Emma Nicolaou likes to describe the north London home she shares with her disabled 22-year-old daughter Tyler as their “castle”, but in reality it is more like a hospital ward filled with life-saving equipment.
That equipment — from oxygen monitors to electric-powered tracks on the ceiling to move Tyler around — is becoming more and more expensive to run, leaving Emma terrified of the bills and even more worried by talk of blackouts next year. She used to get respite by spending her small amount of downtime working on her sewing machine or turning her hand to carpentry, but she has stopped for fear of increasing her already huge energy bills.
Emma, 47, said: “Tyler suffers from dystonia, a movement disorder, and has no mobility whatsoever. She is not even able to lift her hand to her mouth or scratch her head. She is in a wheelchair with a power pack and we’ve also got ceiling tracks in all rooms so I’m able to lift her up and down and do all the personal care. Tyler has respiratory issues and can’t eat orally, so everything goes through a stomach tube and the pump needs charging and she’s on monitors for oxygen through the night that need to be plugged in as well.”
She added: “I am scared about power cuts. I’m struggling to pay the bills and cutting down on things I do for me that keep me sane like my sewing machine or carpentry, but I’m too nervous to put my equipment on because of how much the bills have gone up. Tyler also gets hot so I have to keep fans going summer and winter. My electric bills have already doubled.”
What little relief Emma gets comes from her weekly visit to the MahaDevi Yoga Centre in nearby Holloway Road, one of the organisations we will be seeking to fund in our On the Breadline Christmas Appeal in partnership with Comic Relief.
Experts there work with Tyler whose movement disorder causes muscle spasms and contractions and can leave her body locked in a painful positions.
Centre director Ben Eydmann said they work with “a broad spectrum” of children and young adults with everything from cerebral palsy to mild learning disabilities. “The families we work with are at the lower end of the economic spectrum and can’t afford therapies privately where the cost is up to £80. They’re looking for a physical therapy that works emotionally and is affordable. Our sessions are either free or highly subsidised.”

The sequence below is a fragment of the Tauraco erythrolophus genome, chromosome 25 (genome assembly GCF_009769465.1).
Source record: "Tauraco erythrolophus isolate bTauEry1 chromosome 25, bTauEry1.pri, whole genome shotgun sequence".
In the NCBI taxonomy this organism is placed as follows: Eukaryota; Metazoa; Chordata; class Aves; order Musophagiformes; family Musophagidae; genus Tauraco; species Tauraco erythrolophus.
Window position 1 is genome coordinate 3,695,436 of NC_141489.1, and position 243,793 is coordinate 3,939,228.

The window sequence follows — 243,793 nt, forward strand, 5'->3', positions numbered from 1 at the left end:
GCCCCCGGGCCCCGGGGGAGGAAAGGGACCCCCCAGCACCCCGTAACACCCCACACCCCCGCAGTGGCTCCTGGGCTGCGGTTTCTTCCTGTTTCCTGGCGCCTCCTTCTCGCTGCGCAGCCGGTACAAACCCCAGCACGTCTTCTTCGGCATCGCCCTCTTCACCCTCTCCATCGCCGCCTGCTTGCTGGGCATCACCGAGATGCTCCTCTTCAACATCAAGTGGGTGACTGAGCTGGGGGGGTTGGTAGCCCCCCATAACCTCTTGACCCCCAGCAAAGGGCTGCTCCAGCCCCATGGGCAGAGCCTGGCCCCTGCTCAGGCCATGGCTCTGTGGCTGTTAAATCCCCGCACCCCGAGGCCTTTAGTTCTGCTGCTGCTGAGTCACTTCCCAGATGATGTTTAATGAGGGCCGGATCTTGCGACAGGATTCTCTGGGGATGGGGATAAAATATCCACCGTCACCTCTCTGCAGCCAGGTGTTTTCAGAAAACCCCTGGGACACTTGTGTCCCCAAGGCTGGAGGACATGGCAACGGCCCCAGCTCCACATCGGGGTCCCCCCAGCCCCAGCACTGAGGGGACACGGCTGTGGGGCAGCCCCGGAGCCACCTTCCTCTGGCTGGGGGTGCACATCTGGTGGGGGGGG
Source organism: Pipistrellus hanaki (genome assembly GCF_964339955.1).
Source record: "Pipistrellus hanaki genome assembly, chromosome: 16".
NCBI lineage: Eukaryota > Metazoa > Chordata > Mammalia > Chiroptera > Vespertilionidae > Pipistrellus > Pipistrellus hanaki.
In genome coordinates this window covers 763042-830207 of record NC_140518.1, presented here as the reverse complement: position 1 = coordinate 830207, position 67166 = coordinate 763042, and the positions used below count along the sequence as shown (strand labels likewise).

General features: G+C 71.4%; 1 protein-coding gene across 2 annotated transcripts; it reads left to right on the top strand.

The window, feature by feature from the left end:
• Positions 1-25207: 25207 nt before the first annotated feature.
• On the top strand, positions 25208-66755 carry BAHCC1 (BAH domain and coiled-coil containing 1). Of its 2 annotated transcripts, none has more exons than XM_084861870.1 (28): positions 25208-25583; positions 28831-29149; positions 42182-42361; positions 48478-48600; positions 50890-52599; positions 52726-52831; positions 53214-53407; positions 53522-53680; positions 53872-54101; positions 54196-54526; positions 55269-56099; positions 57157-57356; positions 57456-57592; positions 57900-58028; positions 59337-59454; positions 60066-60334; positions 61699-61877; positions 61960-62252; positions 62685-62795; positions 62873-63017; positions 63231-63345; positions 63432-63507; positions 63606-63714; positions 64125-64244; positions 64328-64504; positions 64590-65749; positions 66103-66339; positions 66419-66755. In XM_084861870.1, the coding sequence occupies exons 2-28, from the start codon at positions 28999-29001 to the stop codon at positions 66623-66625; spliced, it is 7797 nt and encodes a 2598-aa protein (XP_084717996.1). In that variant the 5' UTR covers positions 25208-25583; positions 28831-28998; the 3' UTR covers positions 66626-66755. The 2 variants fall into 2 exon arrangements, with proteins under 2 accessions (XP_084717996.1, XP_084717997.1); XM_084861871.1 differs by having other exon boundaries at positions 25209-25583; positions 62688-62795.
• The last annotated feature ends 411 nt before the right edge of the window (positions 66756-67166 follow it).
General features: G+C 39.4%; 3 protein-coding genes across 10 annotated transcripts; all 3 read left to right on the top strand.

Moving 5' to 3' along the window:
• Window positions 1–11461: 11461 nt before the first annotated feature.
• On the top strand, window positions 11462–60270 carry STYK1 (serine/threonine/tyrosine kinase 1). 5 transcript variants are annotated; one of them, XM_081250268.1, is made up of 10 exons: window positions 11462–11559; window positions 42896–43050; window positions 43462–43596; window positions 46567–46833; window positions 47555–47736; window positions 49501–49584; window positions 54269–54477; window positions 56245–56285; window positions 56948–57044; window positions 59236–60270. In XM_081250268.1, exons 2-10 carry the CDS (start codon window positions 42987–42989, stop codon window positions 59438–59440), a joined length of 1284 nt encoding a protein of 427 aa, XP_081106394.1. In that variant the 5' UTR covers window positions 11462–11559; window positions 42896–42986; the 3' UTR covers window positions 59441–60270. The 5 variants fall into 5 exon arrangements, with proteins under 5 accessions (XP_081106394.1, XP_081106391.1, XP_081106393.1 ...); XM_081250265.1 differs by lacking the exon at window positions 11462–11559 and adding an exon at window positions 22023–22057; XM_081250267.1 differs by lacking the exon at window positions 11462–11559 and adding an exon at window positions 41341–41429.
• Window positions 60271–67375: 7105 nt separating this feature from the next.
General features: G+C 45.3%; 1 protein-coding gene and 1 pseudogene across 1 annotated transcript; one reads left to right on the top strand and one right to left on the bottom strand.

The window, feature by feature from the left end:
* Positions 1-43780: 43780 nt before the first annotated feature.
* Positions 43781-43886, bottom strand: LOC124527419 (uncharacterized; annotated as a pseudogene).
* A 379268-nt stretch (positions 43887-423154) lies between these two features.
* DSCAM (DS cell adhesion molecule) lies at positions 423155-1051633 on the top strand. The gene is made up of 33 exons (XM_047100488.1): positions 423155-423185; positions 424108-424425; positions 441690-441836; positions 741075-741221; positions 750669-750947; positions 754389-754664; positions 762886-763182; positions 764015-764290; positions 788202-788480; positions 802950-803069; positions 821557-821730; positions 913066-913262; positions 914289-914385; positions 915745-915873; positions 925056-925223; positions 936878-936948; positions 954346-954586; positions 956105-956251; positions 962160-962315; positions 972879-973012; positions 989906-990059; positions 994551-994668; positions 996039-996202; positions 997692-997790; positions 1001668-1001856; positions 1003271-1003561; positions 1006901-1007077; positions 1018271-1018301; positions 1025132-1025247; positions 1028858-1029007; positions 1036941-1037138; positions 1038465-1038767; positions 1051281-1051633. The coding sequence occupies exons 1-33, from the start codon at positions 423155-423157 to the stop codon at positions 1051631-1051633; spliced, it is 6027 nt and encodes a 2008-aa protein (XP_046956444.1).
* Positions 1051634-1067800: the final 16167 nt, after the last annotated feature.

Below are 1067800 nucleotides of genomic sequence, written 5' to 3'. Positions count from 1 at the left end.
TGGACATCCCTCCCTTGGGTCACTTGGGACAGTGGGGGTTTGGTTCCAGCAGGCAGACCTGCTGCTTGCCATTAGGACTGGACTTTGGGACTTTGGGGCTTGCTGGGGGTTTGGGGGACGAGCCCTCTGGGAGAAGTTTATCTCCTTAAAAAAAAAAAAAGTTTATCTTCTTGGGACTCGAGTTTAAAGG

The centre’s 15 staff work with 120 families and their three yoga studios are in constant use with people often referred by charity partners. “Each class is one-to-one and tailored to the needs of that child to improve their flexibility, strength, motor function, balance and body awareness.”
Emma first discovered the centre when her daughter was a teenager. “When Tyler transferred from primary school into secondary school, she never received the physio she needed and so I tried to find a physio to help her,” she said. “Everything was too expensive or inaccessible but three years later, one parent suggested yoga.”
The benefits, Emma discovered, are mental as well as physical. “Since the pandemic Tyler’s dystonia has got worse in the sense that she is anxious about large crowds and this centre is the only outside place she’s comfortable with.”
Emma feels the benefits, too. “It’s such a calm space and when I come here, everything I’m stressing about just leaves me. I’m not saying you don’t pick it up again when you head out the door, but when I’m in there it does wonders for me.”